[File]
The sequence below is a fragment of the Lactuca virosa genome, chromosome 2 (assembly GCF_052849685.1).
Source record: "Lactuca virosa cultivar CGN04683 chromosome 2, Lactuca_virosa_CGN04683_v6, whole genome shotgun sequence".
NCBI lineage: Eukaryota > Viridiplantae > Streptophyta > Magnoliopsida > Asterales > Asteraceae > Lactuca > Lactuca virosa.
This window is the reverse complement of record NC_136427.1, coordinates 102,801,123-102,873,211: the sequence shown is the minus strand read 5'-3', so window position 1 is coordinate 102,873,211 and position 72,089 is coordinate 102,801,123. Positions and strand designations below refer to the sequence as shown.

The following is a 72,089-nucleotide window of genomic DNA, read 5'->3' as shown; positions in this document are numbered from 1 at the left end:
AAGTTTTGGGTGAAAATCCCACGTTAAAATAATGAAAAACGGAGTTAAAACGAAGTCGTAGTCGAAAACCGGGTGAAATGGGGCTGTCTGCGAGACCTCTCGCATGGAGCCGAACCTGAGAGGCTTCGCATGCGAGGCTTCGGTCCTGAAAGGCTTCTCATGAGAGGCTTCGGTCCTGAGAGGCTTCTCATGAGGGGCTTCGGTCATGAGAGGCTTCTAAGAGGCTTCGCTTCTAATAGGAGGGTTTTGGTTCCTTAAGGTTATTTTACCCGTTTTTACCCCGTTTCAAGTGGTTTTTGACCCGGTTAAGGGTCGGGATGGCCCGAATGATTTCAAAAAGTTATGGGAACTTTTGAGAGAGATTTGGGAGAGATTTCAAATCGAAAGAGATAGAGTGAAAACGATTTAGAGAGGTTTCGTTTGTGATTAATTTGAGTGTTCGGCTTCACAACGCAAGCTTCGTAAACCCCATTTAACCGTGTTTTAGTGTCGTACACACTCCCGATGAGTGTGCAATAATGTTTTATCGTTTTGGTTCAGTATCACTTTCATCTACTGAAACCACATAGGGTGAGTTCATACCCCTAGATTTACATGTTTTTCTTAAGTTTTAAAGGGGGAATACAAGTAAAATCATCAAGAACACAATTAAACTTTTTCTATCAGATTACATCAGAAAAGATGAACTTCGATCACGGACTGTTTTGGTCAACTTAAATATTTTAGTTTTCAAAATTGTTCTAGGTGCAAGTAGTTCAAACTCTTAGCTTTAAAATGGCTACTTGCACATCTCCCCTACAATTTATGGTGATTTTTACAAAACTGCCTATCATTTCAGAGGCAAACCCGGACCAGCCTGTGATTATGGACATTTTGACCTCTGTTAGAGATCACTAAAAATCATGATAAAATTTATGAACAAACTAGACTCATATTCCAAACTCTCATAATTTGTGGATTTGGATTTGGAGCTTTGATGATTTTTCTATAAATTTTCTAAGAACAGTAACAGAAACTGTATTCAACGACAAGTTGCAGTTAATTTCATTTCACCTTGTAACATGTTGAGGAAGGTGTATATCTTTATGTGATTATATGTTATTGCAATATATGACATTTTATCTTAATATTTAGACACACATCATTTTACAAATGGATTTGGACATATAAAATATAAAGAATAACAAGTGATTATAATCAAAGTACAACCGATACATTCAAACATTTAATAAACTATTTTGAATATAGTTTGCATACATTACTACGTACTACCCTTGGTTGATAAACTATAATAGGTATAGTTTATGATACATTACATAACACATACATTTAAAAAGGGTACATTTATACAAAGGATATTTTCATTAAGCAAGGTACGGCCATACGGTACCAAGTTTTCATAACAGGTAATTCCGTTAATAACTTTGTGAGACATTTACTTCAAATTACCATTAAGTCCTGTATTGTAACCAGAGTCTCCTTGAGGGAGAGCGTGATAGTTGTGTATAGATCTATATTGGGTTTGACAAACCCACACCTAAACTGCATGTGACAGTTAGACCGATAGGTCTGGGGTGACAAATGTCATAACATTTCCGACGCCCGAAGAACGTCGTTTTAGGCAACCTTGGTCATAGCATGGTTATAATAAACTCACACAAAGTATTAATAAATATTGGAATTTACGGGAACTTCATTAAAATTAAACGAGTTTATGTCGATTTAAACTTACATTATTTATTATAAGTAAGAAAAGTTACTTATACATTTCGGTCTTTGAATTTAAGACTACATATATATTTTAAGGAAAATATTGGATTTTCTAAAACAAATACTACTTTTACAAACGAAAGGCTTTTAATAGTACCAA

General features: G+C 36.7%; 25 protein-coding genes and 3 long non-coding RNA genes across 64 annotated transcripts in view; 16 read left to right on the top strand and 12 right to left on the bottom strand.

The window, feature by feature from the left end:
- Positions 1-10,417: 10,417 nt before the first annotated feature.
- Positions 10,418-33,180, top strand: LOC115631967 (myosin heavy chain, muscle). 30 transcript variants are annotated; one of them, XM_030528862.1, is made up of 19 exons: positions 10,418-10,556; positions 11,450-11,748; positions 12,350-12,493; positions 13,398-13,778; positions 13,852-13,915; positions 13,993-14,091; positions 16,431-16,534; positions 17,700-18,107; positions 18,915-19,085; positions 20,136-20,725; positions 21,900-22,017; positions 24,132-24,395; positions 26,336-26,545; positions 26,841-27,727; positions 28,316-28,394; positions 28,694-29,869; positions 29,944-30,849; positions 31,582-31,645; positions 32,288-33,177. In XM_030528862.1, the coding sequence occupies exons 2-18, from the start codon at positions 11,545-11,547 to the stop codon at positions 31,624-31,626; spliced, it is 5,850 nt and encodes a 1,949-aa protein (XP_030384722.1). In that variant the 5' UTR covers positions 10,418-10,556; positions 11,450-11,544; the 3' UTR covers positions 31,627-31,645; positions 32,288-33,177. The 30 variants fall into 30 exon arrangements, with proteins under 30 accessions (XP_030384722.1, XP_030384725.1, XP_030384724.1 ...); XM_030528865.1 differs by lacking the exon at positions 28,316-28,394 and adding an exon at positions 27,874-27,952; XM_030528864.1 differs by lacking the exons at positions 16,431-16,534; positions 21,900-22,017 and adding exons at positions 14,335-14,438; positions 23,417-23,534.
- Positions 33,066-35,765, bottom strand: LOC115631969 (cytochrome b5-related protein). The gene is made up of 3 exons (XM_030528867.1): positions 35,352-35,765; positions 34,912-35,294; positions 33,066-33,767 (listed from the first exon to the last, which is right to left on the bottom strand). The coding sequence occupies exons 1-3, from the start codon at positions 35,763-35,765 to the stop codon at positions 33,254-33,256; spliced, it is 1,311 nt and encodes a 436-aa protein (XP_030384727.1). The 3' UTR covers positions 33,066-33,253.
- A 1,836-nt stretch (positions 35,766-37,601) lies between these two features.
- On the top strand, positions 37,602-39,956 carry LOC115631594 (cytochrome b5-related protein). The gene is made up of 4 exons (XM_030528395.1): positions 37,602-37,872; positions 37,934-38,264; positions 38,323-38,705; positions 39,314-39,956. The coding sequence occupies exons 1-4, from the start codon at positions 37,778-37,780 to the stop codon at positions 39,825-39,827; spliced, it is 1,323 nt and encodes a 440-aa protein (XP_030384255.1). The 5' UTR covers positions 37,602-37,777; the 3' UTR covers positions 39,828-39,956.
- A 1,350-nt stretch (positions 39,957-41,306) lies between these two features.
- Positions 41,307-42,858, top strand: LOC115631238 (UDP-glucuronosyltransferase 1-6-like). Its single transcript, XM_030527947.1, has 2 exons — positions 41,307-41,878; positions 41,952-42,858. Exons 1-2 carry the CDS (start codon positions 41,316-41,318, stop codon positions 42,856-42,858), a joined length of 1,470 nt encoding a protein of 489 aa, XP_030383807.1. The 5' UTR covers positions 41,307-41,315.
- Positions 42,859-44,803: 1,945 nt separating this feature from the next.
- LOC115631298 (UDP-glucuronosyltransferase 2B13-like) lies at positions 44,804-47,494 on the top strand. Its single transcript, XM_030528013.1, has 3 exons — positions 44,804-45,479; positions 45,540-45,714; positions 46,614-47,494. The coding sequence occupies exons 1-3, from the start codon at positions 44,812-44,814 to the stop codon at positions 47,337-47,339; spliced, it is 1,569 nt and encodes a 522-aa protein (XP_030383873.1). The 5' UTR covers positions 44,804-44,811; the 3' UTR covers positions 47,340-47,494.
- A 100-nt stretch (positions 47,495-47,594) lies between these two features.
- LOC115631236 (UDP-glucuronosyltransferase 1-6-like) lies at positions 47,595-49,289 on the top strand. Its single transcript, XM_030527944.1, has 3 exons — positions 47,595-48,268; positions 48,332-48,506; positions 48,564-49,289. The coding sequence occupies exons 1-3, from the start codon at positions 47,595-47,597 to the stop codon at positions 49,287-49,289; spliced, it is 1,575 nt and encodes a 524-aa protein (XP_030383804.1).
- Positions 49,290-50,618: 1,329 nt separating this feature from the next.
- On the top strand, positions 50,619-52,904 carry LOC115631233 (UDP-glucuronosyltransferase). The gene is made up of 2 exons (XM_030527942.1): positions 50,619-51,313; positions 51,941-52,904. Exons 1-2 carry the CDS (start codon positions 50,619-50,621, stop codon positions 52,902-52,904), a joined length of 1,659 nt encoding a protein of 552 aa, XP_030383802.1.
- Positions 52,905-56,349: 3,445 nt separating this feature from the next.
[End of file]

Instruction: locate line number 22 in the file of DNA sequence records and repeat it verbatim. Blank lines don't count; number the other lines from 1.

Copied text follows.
- Positions 52,905-56,349: 3,445 nt separating this feature from the next.